Black bread? Gosh! It is such a turn-off! Some of the reactions from friends when I first posted my first loaf of Bamboo Charcoal Loaf on my FB page.
Bamboo Charcoal bread is nothing new especially in Asia. I first tasted it a few years back in KL which I bought from Lavender Bakery in Pavilion. I fell in love with their Bamboo Charcoal Mochi bread instantly! These black gems don’t come cheap! If I remember correctly, it cost RM3.40 a piece. It was so yummy that I must have it each time I am in KL.
Do you know that Bamboo Charcoal has some health properties? Though it don’t look that appealing but it’s functions is definitely what we need! Check it out here if you want to know more about this dark looking ingredient!
So, my parents will be visiting (that was in March!) and I took the chance to ask them to look for the Bamboo Charcoal powder since I can’t find it here in Melbourne. Well, probably I did not look hard enough. I did tried looking online but can’t seems to find the food grade ones. Was lucky that a baking supplies shop near my parents’ place sells it. It came in a few sizes but mom only bought the smallest bottle thinking I won’t be using much. Guess what? I only baked twice and I’ve already used up half a bottle!
It took me a while before I decided to bake my first loaf and I was glad I did as it was really soft and fluffy and believe or not, the kids love it! I first got a recipe from here but find that it is too small to fit my bread tin so I went to modified the entire recipe and it turned out even better and I have a tall loaf!
- 500 gm Bread flour
- 35 gm Cake flour
- 75 gm Sugar
- ¾ tsp Salt
- 8 gm Instant yeast
- 320 Warm milk
- 2 tsp Bamboo charcoal powder
- 50 gm Butter (room temperature)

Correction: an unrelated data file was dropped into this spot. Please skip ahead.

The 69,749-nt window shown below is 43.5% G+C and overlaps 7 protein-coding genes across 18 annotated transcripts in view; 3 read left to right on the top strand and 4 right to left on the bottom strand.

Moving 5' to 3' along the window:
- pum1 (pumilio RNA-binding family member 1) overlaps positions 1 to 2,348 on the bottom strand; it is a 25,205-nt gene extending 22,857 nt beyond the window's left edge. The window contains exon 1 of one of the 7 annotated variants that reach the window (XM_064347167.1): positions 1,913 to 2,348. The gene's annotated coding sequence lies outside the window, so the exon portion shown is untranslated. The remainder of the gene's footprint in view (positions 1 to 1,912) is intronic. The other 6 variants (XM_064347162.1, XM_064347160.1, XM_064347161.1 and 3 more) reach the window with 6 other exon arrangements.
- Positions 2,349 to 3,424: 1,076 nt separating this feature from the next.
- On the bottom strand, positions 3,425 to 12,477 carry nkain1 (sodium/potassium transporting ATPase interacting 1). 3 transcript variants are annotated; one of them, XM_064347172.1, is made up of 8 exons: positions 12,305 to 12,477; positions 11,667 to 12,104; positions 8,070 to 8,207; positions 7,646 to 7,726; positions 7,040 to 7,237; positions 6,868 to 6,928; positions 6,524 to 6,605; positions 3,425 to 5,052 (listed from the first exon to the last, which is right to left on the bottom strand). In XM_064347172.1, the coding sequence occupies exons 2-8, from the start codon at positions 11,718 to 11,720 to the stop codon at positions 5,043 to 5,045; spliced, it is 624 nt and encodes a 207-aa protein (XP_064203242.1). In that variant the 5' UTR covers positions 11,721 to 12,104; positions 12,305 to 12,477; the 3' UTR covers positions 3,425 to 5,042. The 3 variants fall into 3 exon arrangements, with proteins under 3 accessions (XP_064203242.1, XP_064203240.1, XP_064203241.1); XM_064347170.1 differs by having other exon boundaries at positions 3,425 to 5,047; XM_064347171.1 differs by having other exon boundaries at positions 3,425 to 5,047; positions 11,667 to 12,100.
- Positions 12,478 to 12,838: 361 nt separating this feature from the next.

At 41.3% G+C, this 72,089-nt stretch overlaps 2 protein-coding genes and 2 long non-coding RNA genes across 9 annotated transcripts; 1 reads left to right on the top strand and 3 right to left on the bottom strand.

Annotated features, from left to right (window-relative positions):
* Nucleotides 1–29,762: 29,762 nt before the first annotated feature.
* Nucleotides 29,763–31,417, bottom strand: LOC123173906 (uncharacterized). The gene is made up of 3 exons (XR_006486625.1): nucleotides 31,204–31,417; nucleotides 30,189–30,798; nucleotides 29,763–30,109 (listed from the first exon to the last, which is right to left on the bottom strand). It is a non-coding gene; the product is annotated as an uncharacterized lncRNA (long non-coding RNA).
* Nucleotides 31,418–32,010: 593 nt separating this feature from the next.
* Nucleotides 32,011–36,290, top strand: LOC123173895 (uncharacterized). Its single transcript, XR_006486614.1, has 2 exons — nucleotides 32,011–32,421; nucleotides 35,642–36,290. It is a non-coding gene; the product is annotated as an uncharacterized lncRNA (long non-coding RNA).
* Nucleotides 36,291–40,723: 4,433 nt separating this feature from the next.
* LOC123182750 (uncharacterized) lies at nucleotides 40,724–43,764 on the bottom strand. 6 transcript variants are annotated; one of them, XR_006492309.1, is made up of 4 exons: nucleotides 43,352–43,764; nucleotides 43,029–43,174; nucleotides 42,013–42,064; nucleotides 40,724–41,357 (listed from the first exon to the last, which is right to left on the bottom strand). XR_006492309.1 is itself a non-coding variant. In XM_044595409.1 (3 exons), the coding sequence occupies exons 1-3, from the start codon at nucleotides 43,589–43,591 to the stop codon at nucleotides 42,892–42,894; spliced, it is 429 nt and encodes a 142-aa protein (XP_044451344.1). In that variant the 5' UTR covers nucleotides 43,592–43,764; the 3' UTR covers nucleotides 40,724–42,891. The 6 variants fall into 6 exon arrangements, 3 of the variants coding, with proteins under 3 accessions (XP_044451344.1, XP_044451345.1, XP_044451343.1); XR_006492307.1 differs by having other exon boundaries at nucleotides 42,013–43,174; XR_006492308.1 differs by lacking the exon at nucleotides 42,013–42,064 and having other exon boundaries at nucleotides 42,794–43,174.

- 30 gm Walnuts (break into small pieces)
- Pour warm milk and all dry ingredients into stand mixer bowl and using the hook attachment, knead all ingredient into soft dough on medium speed.
- Add in butter chunks and let it knead till all butter are absorb into dough which takes about 5-7 minutes.
- Let it continue to knead in the mixer for a further 5 minutes before you removed it onto a floured surface and knead with hands till smooth and shiny.
- Flatten the dough and spread the walnut pieces and wrap it up and knead a further 5-7 minutes. Once done, shape the dough into a ball and let it proof in a greased plastic or glass bowl for 1-1.5 hours covered with a piece of wet cloth in a warm place. (Iused my heated oven for this since it is winter here)
- Once the dough has doubled in size, removed from bowl and onto floured surface and punch the air out.
- Divide dough into 2 or 3 equal portions. Roll with a rolling pin into a rectangular shape. Fold the right into the centre and press in to seal then fold the left into the centre of the right and seal it by pressing the dough.
- Using the rolling pin, roll out again and make a roulette before putting into greased baking pan.
- Spray some water on the surface and let proof for a second time for another hour. Spray again just before you bake it.
- Bake in pre-heated oven of 200°C for the first 5 minutes and turn down to 160°C for another 25 minutes.
- Removed from oven and let it cool for a few minutes before you removed it out from the tin and continue to cool on wire rack.
Everyone loves a few good slices of butter cake once in a while. Though I am not a great fan of butter cakes but I have family members who do. Recently, my uncle came to Melbourne with my parents and knowing I love baking, requested that I bake him some.
It has been a long time since I bake the traditional butter cake. I do have some old recipes but wanted to try something new so I decided to try the famous Mrs SK Ng’s butter cake which is quite popular among some baking and cooking forums.
I adapted the recipe from here.
- 230 gm Pure butter
- 130 gm Castor sugar
- 4 no. Egg yolks (large eggs)
- 200 gm Self raising flour (sifted)
- 60 ml Milk
- 1 tsp Vanilla extract
- 4 no. Egg white
- 50 gm Castor Sugar
- Pre-heat oven to 170ºC with middle rack.
- Cream butter with sugar till pale and fluffy with a mixer. Add in egg yolks one by one (still using mixer) till all well mixed. Add in vanilla.
- Slowly fold in sifted flour (the batter tends to be quite dry at this stage but don’t worry) using a spatula. When all flour is well combined, add in the milk little by little.
- In another bowl, beat egg whites till fluffy before adding in the sugar and beat till soft peak.
- Fold in egg white till well combined. Make sure there is no egg white lumps else there will be air bubbles inside when the cake is baked.
- Pour in lined cake tin (7″ or 8″ square tine preferred) and bake for 40-45 minutes or till cake tester comes out clean.